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CBS Sunday Morning / Jane Pauley
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April 21, 2019 10:30 am

CBS Sunday Morning

CBS Sunday Morning / Jane Pauley

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April 21, 2019 10:30 am

Lee Cowan is in for Jane Pauley. A resurrection in faith-based films; Notre Dame is the world's church; Almanac: The Red Baron; "To Kill a Mockingbird": A story for our time; Mayor Pete; 

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Visit to order samples. Good morning. Jane Pauley is off today. I'm Lee Cowan, and this is Sunday morning. We're waking up to major news this morning, terrorist bombings in Sri Lanka that have killed more than 200 people. We'll have more on that in a moment. But first, on this Easter and Passover weekend, we'll consider how our faith, so important in these troubled times, is increasingly playing out on film.

John Blackstone will report our cover story. The new movie Breakthrough is about the power of prayer, a hallmark of faith-based films. So if Jesus returned today, he'd be a filmmaker? I don't know. It's possible.

I think it's worth discussing. Dear God. From church pews to the box office, getting into the spirit with faith-based films ahead on Sunday morning. And then we'll be going to meet the mayor, Mayor Pete Buttigieg, of South Bend, Indiana, who has his young eyes on the White House. John Dickerson will be making the introduction. Mayor Pete Buttigieg! At only 37, South Bend, Indiana, Mayor Pete Buttigieg is not your typical candidate for president.

He's an Afghanistan veteran, a Rhodes Scholar, and a newlywed. When you're young, you're always patted on the head and told that you're the future. But I'm interested in what you can bring to the present. Later, on Sunday morning, meet Mayor Pete. A sellout on Broadway is doubling as a masterclass in tolerance and understanding. Tracy Smith will be talking to its leading man.

To Kill a Mockingbird is one of the hottest tickets on Broadway and one of the hardest to get unless you're a school kid. We're basically performing in front of a student assembly. Are you cool with that?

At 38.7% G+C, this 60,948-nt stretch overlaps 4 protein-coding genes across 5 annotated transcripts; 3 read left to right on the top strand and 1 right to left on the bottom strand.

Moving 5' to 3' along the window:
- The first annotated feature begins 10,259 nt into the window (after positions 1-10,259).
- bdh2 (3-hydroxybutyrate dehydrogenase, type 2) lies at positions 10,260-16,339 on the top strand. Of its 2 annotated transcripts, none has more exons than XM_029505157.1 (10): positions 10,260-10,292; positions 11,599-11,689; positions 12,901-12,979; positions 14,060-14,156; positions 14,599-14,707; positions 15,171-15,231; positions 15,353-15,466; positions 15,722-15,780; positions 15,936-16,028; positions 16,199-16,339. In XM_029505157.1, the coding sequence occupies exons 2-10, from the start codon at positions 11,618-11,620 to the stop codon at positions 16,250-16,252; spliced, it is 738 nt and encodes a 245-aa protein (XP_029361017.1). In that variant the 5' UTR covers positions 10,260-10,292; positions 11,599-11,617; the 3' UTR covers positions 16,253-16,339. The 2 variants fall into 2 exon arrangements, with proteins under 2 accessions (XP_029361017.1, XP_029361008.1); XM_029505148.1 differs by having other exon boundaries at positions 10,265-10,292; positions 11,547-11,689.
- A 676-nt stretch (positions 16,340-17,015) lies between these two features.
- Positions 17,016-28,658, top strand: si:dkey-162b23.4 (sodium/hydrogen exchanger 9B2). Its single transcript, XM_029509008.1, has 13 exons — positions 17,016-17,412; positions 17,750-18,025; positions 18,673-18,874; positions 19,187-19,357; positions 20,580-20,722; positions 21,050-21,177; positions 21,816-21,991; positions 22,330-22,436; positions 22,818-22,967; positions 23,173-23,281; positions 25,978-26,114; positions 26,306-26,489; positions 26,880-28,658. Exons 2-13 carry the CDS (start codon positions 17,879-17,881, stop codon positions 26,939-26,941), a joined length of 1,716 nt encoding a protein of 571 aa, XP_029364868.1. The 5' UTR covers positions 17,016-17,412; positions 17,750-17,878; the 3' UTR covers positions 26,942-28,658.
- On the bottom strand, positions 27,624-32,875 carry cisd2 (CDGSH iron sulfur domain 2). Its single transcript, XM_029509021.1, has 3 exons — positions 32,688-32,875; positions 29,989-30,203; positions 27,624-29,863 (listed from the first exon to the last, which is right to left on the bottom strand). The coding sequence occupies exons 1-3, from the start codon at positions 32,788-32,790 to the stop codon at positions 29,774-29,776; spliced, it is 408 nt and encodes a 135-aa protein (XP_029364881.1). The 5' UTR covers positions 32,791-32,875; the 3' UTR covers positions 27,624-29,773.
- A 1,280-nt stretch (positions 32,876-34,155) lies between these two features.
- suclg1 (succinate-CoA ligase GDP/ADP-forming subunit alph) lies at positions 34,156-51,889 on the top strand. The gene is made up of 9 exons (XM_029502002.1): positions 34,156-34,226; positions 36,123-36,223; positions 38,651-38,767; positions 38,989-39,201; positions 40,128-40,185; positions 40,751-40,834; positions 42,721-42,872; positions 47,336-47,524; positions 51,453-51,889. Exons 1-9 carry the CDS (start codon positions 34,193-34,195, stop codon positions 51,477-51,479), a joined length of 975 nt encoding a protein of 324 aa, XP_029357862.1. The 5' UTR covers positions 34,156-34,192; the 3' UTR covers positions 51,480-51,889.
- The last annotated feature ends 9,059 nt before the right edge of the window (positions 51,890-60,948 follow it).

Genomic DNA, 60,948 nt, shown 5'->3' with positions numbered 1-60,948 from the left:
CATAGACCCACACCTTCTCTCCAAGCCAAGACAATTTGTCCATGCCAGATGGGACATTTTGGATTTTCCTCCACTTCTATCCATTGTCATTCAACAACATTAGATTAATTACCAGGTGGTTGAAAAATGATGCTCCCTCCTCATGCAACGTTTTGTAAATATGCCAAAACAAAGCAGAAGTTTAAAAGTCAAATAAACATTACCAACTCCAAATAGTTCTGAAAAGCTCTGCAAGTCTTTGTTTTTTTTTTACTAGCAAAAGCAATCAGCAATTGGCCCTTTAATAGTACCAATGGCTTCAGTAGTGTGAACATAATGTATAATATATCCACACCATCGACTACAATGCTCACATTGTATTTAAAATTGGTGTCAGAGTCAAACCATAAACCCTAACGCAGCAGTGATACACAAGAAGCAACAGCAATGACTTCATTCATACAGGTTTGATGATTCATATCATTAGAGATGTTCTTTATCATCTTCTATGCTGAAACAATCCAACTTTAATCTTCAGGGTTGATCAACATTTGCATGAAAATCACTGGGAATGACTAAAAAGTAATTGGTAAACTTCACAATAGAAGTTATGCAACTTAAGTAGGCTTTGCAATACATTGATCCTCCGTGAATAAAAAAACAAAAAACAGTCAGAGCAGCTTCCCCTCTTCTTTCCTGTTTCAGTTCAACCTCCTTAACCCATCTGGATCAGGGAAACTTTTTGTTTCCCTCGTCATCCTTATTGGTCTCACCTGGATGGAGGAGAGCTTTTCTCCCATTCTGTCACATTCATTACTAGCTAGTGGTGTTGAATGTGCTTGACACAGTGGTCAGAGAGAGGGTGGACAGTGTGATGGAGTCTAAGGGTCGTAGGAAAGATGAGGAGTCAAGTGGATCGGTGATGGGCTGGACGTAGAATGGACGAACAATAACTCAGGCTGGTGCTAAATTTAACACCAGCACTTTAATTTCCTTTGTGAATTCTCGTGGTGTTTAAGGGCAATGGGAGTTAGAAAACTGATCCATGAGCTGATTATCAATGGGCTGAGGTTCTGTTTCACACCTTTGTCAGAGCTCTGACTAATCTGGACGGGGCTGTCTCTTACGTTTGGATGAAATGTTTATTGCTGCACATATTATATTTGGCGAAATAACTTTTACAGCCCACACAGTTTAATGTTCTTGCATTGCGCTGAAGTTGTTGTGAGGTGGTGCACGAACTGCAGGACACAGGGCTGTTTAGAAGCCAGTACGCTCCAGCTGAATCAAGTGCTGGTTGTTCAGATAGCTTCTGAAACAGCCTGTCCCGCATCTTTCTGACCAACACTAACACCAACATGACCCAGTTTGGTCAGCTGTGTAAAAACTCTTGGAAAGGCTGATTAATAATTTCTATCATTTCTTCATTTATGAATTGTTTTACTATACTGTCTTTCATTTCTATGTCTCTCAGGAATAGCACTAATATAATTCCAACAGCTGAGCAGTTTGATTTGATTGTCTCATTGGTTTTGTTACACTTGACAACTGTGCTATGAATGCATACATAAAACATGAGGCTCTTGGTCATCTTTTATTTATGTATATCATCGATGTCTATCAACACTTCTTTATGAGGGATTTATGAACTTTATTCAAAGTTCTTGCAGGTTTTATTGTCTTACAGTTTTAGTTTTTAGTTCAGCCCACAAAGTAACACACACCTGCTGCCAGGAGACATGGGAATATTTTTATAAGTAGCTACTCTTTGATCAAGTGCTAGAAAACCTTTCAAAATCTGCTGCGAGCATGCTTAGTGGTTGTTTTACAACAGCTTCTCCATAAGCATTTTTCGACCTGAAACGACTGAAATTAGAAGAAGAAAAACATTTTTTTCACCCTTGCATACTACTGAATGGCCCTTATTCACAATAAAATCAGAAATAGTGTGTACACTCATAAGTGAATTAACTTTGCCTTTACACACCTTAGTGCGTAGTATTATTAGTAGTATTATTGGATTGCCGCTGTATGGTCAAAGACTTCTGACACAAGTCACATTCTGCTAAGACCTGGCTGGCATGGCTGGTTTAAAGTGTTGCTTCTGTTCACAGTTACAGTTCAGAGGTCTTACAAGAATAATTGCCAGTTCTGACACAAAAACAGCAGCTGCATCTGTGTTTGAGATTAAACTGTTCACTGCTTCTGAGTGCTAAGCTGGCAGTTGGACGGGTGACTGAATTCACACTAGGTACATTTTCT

Yeah, I'm cool. There's some talking and there's some this and that, but when it comes time to... they're in. They're in it.

In the name of God, just let them go home. Ahead on Sunday morning, a play for the ages. David Turricamo remembers Notre Dame in happier times. And more, all coming up when our Sunday morning podcast continues. For many, watching the Ten Commandments has become an Easter tradition. It's one of the earlier portrayals of faith on film, a phenomenon that seems to be more common today than ever.

Our cover story is reported by John Blackstone. There was no red carpet at Lake St. Louis in Missouri, but for the filmmakers promoting a movie about the power of prayer, it's a place that provides a reason to believe. Dear Heavenly Father, we are literally at the spot of a miracle, I pray in the name of Jesus. Amen. Rise and shine.

Breakfast is ready in 10 minutes. The new movie Breakthrough is based on the true story of 14-year-old John Smith, who in 2015 fell through the ice on Lake St. Louis and was pronounced dead. He's been underwater for more than 15 minutes. It's going to be a recovery, not a rescue. Only his mother, played by Chrissy Metz of TV's This Is Us, believed not all was lost and started to pray. It's undeniable that something miraculous happened and that we still don't have answers as to why or how. You can't really deny that literally on the documents it states, patient died, mother prayed, patient came back to life. The message that prayer can work is part of what drew Metz to the story.

I've seen it work so many times, not only in my life, but my friends, my family, and I've used it throughout my life because I needed to. Breakthrough, with its themes of prayer, doubt, and even resurrection, is what the film industry refers to, sometimes disparagingly, as a faith-based or Christian film. Have you ever worried in the entertainment business about being a person of faith? It wasn't until people started asking me this question that I thought, should I be worried? I don't know.

I didn't think I needed to be worried. Metz and the makers of Breakthrough hope their story will indeed break through and appeal to a general audience. I'm cured. The greatest story ever told has been told plenty of times on the big screen. There's a reason this scene in the 10 Commandments is unforgettable. It's been on TV almost every Easter weekend since 1973.